It’s helped answer the question of ‘will we be able to trade this tomorrow?’” said Paul Kamenski, co-head of credit at the quant firm Man Numeric.

Liquidity in the bond market has long been fragmented by its very nature — companies generally issue multiple bonds. That means quants might see their models spit out a dream portfolio but have to adjust it based on what can actually be traded, Kamenski said.

“We had to try to do things that were less natural in quant strategies,” such as trading in larger sizes or catering to dealer inventories, he said. “It’s still hard today, but it’s become more manageable.”

That doesn’t necessarily mean the whole market is suddenly highly liquid — gripes about how hard it is to offload large blocks are everywhere.

But it’s become easier to move smaller sizes and figure out where each bond is trading, which helps detect signals and cut transaction costs, Horowitz said.

Over at banks’ trading desks, Asita Anche at Barclays Plc has seen a jump in algo usage, especially to execute small trades. But she stresses that humans are still essential in fixed income since liquidity is more fragmented than in equities and it’s harder to manage risk.

“The future is not algos taking flows away from humans,” said the head of systematic market making and data science. “It’s humans enhanced by algos and automation.”

With that in mind, Anche is building algos and data analytics for voice traders, and even a recommendation engine akin to Netflix’s that finds similar securities to what a client wants to trade.

Bond quants remain a tiny minority — those long positions total around $23 billion, Man Group says, versus $537 billion for other managers. And the systematic bunch operates a range of strategies, from equity-style factors like value or momentum to arbitrage or trades based on moves in an issuer’s stock.

That all makes performance hard to judge and data is scarce. A Premialab index of systematic credit strategies built by investment banks lost 5% over the past three years of rising markets and gained nearly 3% in 2021. Among global bond mutual funds, quants trailed other investors on a three-year horizon, eVestment data show.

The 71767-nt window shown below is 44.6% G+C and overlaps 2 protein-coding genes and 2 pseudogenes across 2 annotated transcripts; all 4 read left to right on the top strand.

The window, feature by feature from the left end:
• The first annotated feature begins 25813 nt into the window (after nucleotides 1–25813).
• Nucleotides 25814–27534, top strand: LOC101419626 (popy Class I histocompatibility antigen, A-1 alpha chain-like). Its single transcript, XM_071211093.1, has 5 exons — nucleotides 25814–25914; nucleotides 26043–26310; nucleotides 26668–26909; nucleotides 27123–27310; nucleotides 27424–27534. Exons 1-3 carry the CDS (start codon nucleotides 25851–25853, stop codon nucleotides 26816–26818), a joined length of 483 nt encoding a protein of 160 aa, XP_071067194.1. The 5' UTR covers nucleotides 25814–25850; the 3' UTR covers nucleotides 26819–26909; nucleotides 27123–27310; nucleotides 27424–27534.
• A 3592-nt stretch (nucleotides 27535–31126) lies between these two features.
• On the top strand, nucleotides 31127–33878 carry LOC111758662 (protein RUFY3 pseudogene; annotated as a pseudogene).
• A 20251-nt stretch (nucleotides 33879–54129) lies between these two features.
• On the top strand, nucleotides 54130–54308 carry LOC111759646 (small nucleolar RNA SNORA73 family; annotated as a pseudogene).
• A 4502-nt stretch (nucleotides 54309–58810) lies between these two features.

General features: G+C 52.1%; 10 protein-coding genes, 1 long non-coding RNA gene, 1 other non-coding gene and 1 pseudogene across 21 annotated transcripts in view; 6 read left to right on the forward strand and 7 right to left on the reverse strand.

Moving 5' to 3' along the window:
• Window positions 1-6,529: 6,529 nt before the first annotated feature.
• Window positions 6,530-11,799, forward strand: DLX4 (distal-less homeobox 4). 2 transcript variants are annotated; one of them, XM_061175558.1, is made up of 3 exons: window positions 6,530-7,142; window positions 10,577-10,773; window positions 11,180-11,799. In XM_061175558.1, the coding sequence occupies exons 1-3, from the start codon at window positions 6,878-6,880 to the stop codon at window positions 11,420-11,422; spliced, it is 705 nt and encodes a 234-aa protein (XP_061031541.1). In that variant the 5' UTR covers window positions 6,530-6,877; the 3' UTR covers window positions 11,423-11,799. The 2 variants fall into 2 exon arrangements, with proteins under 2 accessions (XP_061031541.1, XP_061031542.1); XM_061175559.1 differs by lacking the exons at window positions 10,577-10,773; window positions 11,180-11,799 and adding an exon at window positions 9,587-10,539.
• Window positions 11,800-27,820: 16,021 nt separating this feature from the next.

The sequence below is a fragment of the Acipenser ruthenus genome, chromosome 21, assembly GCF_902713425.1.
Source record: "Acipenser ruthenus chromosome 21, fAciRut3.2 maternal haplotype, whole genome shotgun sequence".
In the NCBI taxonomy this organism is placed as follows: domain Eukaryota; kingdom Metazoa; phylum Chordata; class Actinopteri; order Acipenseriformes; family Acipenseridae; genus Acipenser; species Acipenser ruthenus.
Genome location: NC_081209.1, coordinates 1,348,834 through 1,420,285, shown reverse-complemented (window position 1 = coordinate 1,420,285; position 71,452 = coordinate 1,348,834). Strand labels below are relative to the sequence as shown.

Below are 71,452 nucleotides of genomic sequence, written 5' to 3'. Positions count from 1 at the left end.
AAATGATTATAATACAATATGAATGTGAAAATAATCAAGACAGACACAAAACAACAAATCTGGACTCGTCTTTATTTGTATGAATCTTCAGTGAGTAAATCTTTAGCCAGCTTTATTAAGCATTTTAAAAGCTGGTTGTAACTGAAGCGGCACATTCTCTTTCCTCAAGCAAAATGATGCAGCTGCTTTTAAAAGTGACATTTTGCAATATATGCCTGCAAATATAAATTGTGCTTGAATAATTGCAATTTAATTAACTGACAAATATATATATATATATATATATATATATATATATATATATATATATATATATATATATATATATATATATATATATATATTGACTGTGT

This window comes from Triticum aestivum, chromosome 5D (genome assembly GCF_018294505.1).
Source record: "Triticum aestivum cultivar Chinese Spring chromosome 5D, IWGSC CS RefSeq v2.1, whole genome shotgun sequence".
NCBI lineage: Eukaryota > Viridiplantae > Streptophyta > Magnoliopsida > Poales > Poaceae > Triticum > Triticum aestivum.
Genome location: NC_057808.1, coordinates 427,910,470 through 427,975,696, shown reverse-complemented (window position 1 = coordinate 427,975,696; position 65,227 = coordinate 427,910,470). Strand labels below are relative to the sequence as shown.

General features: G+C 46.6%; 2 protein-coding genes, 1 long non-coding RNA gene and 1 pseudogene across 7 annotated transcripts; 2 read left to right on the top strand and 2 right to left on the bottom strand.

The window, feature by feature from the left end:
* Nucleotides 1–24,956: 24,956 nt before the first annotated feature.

Nonetheless, the rise of electronic trading in equities minted billions for quants and reordered the market. Many bond players are predicting a similar trajectory for their asset class, with the bonus pitch that the kind of crowding that has undermined stock strategies is a long way off.

I’ve been doing this for 20-odd years and for most of that, doing this type of systematic credit — people wouldn’t even know what I’m talking about,” said Horowitz at Agilon. “Credit is still very much in its early innings.”

With massive Federal spending, Federal debt issuance is going to continue to explode. As will agency MBS.

Ever since 2008 and the dramatically increased presence of The Federal Reserve in markets, and particularly since the March 2020 Covid outbreak, we have seen record increases YoY in corporate debt, US public debt (aka, Treasury debt) and agency mortgage-backed securities.

Corporate debt issuance was negligible since the housing bubble years of 2002-2007, but has been relatively constant since Q4 2007 and surged to over 10% in Q2 2020.

With continued zero interest rate policies from The Fed, debt issuance will continue at break-neck speeds. It is only logical that bond quant strategies and electronic credit trading grow.

Speaking of corporate bonds, here is a graph of US corporate bond yields against modified duration.

And here is US corporate bond yield against duration sorted by bond coupon.

Grantham Says Sell U.S. Stocks to Avoid Unprecedented Bubble (Summers Say House Prices ARE Inflation … And Scary!)

Some are saying the bull market may last up to five years while others are saying that markets are in a huge bubble that could burst at any moment (or if The Federal Reserve decides to cut monetary stimulus).

(Bloomberg) — Jeremy Grantham said the U.S. stock market is in a bubble and investing in it is “simply playing with fire.”